Bollywood holds a major key to India’s cultural identity, reinforced by over a billion devoted masala fans within and outside the country, including in neighboring Pakistan. Bollywood not only captures the social fabric of India; through its archetypal stories of valor and romance, it becomes the visual incubation and celebration of hope.
Our journey took us past endless fields of flowering yellow along the northern banks of the Ganges. When we pulled into towns, we asked for directions, from children balancing loads three times their size on their heads, from crouching women tending baskets of cauliflower and eggplant by the roadside, from men in the stores that stared open-faced onto the street, framing a tailor at his sewing machine or a man pumping air into bicycle tires. We sought the guidance of random people on the route, turning to them as to a massive human compass. And they obliged. They pointed us along bumpy roads bracketed by tiny pastel altars made to worship the sun, until one man finally indicated a rocky path. "That way," he said.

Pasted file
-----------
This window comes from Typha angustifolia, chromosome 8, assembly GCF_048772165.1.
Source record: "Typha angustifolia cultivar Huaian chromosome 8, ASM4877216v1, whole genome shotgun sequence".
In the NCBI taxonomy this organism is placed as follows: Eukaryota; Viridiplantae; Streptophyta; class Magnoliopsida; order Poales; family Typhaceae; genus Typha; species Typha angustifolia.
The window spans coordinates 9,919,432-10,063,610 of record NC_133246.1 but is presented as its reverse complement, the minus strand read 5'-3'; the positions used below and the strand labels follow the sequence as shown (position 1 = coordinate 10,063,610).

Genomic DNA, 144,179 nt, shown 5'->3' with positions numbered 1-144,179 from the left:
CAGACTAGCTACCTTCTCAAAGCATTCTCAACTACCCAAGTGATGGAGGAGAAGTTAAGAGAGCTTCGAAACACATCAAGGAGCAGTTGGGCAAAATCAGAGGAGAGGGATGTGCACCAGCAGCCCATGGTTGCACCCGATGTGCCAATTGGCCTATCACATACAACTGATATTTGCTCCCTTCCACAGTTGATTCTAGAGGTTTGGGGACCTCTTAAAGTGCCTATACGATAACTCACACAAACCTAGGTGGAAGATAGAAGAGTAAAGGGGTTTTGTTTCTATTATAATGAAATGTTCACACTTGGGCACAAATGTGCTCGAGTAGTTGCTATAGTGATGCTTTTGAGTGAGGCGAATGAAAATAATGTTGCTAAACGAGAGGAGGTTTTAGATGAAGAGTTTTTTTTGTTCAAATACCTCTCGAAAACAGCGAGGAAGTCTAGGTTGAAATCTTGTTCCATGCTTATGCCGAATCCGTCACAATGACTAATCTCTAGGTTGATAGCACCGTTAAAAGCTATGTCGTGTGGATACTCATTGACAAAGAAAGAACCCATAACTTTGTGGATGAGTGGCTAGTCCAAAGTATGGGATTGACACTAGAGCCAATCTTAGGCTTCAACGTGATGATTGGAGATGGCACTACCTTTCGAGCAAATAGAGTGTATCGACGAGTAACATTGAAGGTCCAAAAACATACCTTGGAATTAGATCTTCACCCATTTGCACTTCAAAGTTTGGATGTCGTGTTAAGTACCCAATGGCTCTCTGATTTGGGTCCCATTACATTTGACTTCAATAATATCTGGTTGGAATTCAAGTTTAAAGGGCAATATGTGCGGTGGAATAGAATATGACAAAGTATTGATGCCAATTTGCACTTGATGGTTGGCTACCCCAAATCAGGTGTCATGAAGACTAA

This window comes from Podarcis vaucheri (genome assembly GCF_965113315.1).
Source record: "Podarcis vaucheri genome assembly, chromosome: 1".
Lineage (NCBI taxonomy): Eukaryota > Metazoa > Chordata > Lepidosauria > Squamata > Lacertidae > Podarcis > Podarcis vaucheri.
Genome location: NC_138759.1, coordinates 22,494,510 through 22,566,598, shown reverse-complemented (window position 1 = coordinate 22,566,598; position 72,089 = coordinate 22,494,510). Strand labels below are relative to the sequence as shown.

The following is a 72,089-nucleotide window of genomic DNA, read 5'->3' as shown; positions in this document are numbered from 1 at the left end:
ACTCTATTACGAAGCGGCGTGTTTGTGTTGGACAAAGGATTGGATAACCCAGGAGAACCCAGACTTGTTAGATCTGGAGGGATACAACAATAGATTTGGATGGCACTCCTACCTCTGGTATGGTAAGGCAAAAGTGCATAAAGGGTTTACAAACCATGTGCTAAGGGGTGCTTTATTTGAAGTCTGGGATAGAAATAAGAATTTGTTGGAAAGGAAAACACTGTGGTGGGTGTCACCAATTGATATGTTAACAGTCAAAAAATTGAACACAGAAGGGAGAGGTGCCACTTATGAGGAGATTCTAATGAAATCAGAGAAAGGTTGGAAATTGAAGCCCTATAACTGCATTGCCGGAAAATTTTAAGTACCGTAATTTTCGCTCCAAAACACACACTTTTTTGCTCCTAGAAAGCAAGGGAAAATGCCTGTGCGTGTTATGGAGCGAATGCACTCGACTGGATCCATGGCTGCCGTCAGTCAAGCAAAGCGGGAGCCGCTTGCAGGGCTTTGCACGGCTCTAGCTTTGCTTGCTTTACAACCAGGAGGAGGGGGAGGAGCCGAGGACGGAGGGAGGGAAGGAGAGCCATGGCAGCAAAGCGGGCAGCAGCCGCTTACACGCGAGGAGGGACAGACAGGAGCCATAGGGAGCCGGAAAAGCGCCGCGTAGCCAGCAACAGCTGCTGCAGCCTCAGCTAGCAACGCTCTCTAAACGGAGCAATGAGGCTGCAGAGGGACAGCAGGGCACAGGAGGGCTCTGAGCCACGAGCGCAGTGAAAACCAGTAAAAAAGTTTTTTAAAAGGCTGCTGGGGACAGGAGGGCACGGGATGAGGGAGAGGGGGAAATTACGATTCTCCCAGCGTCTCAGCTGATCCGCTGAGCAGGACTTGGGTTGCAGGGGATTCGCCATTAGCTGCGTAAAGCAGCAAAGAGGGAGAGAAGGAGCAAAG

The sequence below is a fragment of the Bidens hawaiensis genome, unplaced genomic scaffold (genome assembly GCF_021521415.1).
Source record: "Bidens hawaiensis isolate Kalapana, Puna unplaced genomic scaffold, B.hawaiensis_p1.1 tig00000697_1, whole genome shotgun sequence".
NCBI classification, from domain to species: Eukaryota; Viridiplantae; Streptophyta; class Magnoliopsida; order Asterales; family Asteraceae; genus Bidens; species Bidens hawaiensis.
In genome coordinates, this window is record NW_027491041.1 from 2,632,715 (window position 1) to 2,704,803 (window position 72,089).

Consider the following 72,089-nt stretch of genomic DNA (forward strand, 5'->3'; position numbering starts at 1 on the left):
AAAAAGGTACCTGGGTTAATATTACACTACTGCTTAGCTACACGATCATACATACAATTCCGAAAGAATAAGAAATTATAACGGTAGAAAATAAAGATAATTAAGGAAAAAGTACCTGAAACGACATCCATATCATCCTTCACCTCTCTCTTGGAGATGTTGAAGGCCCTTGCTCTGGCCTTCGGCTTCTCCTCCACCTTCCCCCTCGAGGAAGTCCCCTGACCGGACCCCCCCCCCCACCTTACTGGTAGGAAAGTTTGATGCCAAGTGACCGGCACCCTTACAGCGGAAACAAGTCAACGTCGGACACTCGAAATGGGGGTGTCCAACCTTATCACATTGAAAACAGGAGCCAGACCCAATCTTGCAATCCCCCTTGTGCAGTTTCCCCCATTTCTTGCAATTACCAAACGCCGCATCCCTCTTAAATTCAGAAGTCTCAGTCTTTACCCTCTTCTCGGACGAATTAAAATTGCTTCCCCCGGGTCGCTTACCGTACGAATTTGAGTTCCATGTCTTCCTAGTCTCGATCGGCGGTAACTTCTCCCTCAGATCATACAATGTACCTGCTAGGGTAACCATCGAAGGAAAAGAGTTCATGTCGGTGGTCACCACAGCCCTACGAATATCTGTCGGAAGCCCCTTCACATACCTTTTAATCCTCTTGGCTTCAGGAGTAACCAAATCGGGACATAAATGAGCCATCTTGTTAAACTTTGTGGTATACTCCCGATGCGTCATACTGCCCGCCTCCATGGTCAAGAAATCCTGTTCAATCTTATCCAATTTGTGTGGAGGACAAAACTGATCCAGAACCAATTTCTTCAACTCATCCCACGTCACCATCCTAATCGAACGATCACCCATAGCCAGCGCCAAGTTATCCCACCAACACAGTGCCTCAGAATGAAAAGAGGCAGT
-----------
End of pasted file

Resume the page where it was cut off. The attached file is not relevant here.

At the center of Dhanbad City, in the Jharia region of northeastern India, amid a handful of concrete buildings, stands the enormous bronze statue of a coal miner. He is shirtless, muscular, and handsome. He strides doggedly forward, a mining helmet on his head, a pickax slung over his shoulder. The message is clear: Coal is my life.
I spent a day with V. S. Naipaul in the fall of 1980. He was teaching undergraduates that semester at Wesleyan University in Middletown, Connecticut, and he’d agreed to be interviewed for a projected special issue of Salmagundi magazine. My companions on this visit were the novelist Bharati Mukherjee and my wife Peg Boyers. From the first, in our preliminary phone conversations, Naipaul had expressed objections about my friend Bharati. “Why bring an Indian with you?” he asked.
Fernandes stole a look at the scene below. Bodies lay scattered on the station floor, slicked in blood. The gunmen scanned and swiveled. They shot from the hip, in steady bursts. On any other day, Fernandes would have taken them for college boys on their way home. These were no students, though. The ease with which they wielded their weapons amid the panic betrayed a professional’s mien.